Importance of Girls’ Education_Dr Saheb Sahu
“An illiterate person is that much less equipped to defend herself in court, to obtain a bank loan, to enforce her inheritance rights, to take advantage of new technology, to compete for secure employment, to get the right bus, to take part in political activity, in short, to participate successfully in modern economy and society…Basic education is also a catalyst for social change.” _ Dre’ze and Sen, 1995
All developmental experts agree that no country can be developed without educating its girls. More than 573 million women worldwide are illiterate out of which 200 million are Indian. Out of 57 million children who are not at school worldwide 31 million of them are girls (World Bank Report)).
Advantages of Girls’ Education
- It is said that if we educate a man, we educate a man only, but if we educate a woman, we educate the whole family. The advantages of girls’ education are many:
- . The dividend for educational investment is higher for women than for men.
- . Educated women marry later, use more contraceptives, have fewer children and space them better. They also have less sexually transmitted disease like HIV/AIDS and hepatitis B.
- . The child of a literate mother has 50% greater chance of survival past age 5 than that of an illiterate mother.
- . Children of an educated mother have 50% more likely to go to school.
- . Research shows that for every extra year of school for girls increases their life time income by 10% to 15%.
- . Educated women have more say in their family affairs and face less domestic violence.
- . Educated women have increase civic participation in voting and holding political office.
- . An educated woman has the skills, knowledge, and self-confidence to be a better parent, worker and citizen (woman’s empowerment).
The History of Women’s Education in India
The history of female education in India has its roots in ancient Vedic age. During the Vedic age, more than 3,000 years ago, women were assigned high place in the society. They shared an equal standing with their men folk. The ancient Hindu philosophical concept of “shakti”, the feminine principle of energy, was also a product of this age. This took the form of worship of the female goddesses ( Durga, Laskhmi, Parvati). Even today in India,”Saraswati’ is worshipped as the Goddess of learning. Famous women Vedic scholars’ were, Ghosa, Lopamudra, Sulabha, Maitrey and Gargi. The Rig-Veda has a long conversation between the sage Agastha and his wife Lopamudra. Later on women were treated as second class citizens by all the major world religions (Judaism, Christain, Islam, Hinduism and Buddhism) and were not allowed to read and write.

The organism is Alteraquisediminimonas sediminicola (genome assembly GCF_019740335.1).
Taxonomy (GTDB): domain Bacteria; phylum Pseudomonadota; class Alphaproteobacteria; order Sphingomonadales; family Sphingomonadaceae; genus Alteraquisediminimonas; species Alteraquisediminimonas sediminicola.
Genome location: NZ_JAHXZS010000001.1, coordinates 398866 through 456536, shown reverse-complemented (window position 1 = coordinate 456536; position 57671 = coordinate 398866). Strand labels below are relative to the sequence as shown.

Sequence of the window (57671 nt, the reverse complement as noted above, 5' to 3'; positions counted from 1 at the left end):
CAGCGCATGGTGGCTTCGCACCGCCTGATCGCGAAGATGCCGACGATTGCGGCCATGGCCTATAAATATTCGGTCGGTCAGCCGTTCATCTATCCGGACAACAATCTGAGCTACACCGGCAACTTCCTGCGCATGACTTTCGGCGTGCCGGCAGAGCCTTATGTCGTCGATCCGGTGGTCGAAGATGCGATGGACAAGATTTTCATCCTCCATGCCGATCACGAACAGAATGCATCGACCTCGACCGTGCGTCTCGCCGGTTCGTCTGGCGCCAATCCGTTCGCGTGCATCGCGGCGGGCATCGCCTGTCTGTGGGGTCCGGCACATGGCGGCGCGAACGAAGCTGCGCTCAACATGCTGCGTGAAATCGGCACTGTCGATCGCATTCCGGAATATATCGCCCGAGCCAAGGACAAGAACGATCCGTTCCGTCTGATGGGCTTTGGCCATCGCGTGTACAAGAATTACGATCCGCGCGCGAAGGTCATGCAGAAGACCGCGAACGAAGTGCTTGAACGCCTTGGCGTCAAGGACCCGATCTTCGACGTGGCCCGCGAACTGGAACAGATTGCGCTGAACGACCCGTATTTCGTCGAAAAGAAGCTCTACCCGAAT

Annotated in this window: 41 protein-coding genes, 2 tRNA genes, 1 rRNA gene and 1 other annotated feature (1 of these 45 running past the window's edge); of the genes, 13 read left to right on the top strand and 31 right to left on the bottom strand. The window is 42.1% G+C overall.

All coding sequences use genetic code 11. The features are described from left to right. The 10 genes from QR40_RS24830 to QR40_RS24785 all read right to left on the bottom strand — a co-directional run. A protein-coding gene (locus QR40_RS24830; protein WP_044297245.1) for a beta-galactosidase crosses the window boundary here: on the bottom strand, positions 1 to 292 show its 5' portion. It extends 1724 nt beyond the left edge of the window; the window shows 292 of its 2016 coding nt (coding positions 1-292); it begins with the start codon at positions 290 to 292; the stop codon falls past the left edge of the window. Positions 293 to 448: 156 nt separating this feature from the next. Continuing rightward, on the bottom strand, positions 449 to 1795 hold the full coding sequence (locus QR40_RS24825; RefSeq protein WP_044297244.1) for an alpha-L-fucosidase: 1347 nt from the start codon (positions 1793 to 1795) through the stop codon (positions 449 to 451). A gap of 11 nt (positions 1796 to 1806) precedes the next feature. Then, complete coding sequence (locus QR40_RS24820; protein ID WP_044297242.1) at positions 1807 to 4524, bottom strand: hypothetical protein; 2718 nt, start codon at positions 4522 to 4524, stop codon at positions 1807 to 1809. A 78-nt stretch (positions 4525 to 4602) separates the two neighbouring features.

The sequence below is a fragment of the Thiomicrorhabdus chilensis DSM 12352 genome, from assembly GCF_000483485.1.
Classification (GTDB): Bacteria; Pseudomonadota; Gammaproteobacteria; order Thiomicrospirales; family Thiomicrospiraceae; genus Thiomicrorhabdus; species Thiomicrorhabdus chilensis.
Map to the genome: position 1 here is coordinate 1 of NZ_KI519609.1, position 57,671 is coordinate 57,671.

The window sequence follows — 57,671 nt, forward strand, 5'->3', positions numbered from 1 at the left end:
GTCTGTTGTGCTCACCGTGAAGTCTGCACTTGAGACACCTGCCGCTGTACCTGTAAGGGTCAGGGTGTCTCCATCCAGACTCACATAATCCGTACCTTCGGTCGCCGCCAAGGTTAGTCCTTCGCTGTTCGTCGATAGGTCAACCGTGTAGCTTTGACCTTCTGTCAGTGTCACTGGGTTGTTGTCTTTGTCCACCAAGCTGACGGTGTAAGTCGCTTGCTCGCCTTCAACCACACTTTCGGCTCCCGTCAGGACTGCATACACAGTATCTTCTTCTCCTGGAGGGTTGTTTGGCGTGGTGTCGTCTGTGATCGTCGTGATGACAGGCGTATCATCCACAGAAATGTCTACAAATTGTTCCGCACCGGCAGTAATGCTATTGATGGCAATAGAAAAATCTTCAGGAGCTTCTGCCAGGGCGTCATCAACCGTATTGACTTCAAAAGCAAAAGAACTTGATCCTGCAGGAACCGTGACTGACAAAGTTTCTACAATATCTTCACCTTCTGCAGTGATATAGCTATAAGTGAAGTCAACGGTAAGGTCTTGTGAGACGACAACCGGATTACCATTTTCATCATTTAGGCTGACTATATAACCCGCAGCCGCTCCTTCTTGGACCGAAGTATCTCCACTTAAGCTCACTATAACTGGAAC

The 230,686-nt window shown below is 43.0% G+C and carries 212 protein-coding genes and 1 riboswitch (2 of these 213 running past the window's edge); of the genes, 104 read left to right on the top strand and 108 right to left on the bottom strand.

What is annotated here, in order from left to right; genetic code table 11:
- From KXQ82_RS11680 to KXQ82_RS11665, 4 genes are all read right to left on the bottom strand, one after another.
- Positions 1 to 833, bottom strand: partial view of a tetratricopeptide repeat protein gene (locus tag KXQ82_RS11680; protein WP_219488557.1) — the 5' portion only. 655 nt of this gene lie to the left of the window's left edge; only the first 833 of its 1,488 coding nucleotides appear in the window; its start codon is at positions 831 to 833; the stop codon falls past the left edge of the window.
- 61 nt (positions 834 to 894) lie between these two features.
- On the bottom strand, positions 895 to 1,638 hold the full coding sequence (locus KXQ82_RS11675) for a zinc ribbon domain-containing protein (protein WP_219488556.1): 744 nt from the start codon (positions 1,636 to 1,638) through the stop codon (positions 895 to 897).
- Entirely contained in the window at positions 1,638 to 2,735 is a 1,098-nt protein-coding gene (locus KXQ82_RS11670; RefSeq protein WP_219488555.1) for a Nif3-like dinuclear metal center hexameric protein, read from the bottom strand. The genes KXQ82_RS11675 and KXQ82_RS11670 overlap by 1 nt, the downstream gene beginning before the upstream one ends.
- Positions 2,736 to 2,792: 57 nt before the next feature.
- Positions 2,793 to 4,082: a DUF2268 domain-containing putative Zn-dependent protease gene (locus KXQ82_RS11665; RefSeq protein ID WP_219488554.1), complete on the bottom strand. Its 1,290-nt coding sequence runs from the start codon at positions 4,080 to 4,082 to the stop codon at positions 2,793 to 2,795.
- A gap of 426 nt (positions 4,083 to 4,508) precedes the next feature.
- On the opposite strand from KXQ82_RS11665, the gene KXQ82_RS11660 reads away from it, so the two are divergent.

The first boarding school for girls was started by the Church Mission Society in Tirunelveli in Tamil Nadu, in 1821. Jyotiba Phule and his wife Savitri Bai started school for girls in 1848 in Pune. In 1878, the University of Calcutta became one of the first universities to admit female student to its degree programmes, before any of the British universities.
In 1948, the female literacy rate in India was 8.9%. In 1958, a national committee on women’s education was appointed by the government, and most of its recommendations to promote women’s education were accepted. The cruxes of its recommendation were to bring female education on the same footing as offered for boys. In 1968, Government of India’s policy provided increased emphasis on female education. The 86th Constitutional Amendment Act, 2001 was passed. According to this act, elementary education is fundamental right for all children between the ages of 6 and 14. Right of Children to Free and Compulsory Education Act (RTE) was passed in 2009. The central government has been implementing this act under Sarva Shkisha Abhiyan(SSA).